The X server records a set of selections which permit transfer of data between application programs. The various selections are distinguished by selection types, represented in Emacs by symbols. X clients including Emacs can read or set the selection for any given type.
This function sets a “selection” in the X server. It takes two arguments: a selection type type, and the value to assign to it, data. If data is
nil, it means to clear out the selection. Otherwise, data may be a string, a symbol, an integer (or a cons of two integers or list of two integers), an overlay, or a cons of two markers pointing to the same buffer. An overlay or a pair of markers stands for text in the overlay or between the markers.
The argument data may also be a vector of valid non-vector selection values.
Each possible type has its own selection value, which changes independently. The usual values of type are
CLIPBOARD; these are symbols with upper-case names, in accord with X Window System conventions. If type is
nil, that stands for
This function returns data.
This function accesses selections set up by Emacs or by other X clients. It takes two optional arguments, type and data-type. The default for type, the selection type, is
The data-type argument specifies the form of data conversion to use, to convert the raw data obtained from another X client into Lisp data. Meaningful values include
INTEGER. (These are symbols with upper-case names in accord with X conventions.) The default for data-type is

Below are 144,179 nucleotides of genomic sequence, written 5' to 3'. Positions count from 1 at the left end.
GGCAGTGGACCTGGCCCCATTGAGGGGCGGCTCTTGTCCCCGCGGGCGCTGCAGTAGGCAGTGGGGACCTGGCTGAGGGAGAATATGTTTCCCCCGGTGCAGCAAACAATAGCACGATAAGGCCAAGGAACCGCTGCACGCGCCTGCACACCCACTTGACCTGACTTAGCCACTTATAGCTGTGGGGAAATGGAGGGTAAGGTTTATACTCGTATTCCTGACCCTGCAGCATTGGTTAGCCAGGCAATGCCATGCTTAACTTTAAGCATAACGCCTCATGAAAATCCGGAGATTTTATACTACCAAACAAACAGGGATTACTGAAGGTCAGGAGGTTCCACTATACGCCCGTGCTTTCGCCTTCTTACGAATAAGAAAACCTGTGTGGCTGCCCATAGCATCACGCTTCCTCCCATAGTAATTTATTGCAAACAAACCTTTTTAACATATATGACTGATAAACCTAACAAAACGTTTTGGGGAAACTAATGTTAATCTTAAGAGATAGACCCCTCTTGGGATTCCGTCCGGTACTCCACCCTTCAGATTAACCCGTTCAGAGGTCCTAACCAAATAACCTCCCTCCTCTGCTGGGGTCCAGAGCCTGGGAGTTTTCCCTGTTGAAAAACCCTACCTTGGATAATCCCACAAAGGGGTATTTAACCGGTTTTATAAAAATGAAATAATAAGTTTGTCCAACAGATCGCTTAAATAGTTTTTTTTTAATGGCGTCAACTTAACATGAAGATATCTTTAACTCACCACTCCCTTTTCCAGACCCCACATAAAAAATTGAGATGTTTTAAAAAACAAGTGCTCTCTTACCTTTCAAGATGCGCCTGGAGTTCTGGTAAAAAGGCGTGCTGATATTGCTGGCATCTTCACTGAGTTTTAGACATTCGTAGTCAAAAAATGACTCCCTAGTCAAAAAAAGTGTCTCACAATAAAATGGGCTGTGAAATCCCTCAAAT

The X server also has a set of eight numbered cut buffers which can store text or other data being moved between applications. Cut buffers are considered obsolete, but Emacs supports them for the sake of X clients that still use them. Cut buffers are numbered from 0 to 7.
This function returns the contents of cut buffer number n. If omitted n defaults to 0.
This function stores string into the first cut buffer (cut buffer 0). If push is
nil, only the first cut buffer is changed. If push is non-
nil, that says to move the values down through the series of cut buffers, much like the way successive kills in Emacs move down the kill ring. In other words, the previous value of the first cut buffer moves into the second cut buffer, and the second to the third, and so on through all eight cut buffers.
This variable specifies the coding system to use when reading and writing selections or the clipboard. See Coding Systems. The default is
compound-text-with-extensions, which converts to the text representation that X11 normally uses.
When Emacs runs on MS-Windows, it does not implement X selections in
general, but it does support the clipboard.
x-set-selection on MS-Windows support the text data type
only; if the clipboard holds other types of data, Emacs treats the
clipboard as empty.
If this is non-
nil, the Emacs yank functions consult the clipboard before the primary selection, and the kill functions store in the clipboard as well as the primary selection. Otherwise they do not access the clipboard at all. The default is
nilon most systems, but